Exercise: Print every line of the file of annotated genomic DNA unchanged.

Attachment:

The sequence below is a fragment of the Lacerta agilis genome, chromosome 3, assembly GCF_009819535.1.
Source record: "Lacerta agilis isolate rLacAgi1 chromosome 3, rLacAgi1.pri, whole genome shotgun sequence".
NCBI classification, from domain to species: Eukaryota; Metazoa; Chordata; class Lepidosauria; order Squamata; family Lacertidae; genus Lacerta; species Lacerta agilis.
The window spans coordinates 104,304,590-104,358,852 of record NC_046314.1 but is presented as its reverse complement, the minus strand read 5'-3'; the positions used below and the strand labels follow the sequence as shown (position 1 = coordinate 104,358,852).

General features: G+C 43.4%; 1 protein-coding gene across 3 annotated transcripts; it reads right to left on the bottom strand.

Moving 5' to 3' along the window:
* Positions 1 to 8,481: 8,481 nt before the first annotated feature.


The sequence below is a fragment of the Lacerta agilis genome, chromosome 3, assembly GCF_009819535.1.
Source record: "Lacerta agilis isolate rLacAgi1 chromosome 3, rLacAgi1.pri, whole genome shotgun sequence".
NCBI classification, from domain to species: Eukaryota; Metazoa; Chordata; class Lepidosauria; order Squamata; family Lacertidae; genus Lacerta; species Lacerta agilis.
The window spans coordinates 104,304,590-104,358,852 of record NC_046314.1 but is presented as its reverse complement, the minus strand read 5'-3'; the positions used below and the strand labels follow the sequence as shown (position 1 = coordinate 104,358,852).

General features: G+C 43.4%; 1 protein-coding gene across 3 annotated transcripts; it reads right to left on the bottom strand.

Moving 5' to 3' along the window:
* Positions 1 to 8,481: 8,481 nt before the first annotated feature.